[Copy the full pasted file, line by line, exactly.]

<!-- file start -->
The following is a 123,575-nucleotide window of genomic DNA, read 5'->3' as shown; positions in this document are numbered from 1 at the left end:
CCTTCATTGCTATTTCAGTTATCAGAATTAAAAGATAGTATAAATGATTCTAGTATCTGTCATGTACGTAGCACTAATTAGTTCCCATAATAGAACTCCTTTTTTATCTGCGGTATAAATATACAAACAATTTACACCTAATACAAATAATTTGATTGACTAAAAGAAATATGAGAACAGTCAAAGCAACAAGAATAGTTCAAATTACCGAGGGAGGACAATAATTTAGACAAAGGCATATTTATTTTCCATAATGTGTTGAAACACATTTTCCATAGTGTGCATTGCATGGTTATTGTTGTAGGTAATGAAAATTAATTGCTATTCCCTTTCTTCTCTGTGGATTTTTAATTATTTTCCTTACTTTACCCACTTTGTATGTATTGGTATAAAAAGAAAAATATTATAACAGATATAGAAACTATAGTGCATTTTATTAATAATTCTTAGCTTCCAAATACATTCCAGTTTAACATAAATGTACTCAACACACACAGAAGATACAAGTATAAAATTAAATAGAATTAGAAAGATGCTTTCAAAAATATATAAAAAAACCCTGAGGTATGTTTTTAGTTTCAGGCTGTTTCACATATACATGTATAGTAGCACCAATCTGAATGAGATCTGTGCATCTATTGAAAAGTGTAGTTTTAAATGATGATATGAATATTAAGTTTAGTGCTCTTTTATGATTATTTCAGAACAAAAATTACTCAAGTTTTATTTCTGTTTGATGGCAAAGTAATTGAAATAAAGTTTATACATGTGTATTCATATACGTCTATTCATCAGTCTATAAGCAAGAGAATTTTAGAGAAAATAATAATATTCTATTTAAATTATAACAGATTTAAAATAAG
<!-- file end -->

The following is a 123,575-nucleotide window of genomic DNA, read 5'->3' as shown; positions in this document are numbered from 1 at the left end:
CCTTCATTGCTATTTCAGTTATCAGAATTAAAAGATAGTATAAATGATTCTAGTATCTGTCATGTACGTAGCACTAATTAGTTCCCATAATAGAACTCCTTTTTTATCTGCGGTATAAATATACAAACAATTTACACCTAATACAAATAATTTGATTGACTAAAAGAAATATGAGAACAGTCAAAGCAACAAGAATAGTTCAAATTACCGAGGGAGGACAATAATTTAGACAAAGGCATATTTATTTTCCATAATGTGTTGAAACACATTTTCCATAGTGTGCATTGCATGGTTATTGTTGTAGGTAATGAAAATTAATTGCTATTCCCTTTCTTCTCTGTGGATTTTTAATTATTTTCCTTACTTTACCCACTTTGTATGTATTGGTATAAAAAGAAAAATATTATAACAGATATAGAAACTATAGTGCATTTTATTAATAATTCTTAGCTTCCAAATACATTCCAGTTTAACATAAATGTACTCAACACACACAGAAGATACAAGTATAAAATTAAATAGAATTAGAAAGATGCTTTCAAAAATATATAAAAAAACCCTGAGGTATGTTTTTAGTTTCAGGCTGTTTCACATATACATGTATAGTAGCACCAATCTGAATGAGATCTGTGCATCTATTGAAAAGTGTAGTTTTAAATGATGATATGAATATTAAGTTTAGTGCTCTTTTATGATTATTTCAGAACAAAAATTACTCAAGTTTTATTTCTGTTTGATGGCAAAGTAATTGAAATAAAGTTTATACATGTGTATTCATATACGTCTATTCATCAGTCTATAAGCAAGAGAATTTTAGAGAAAATAATAATATTCTATTTAAATTATAACAGATTTAAAATAAG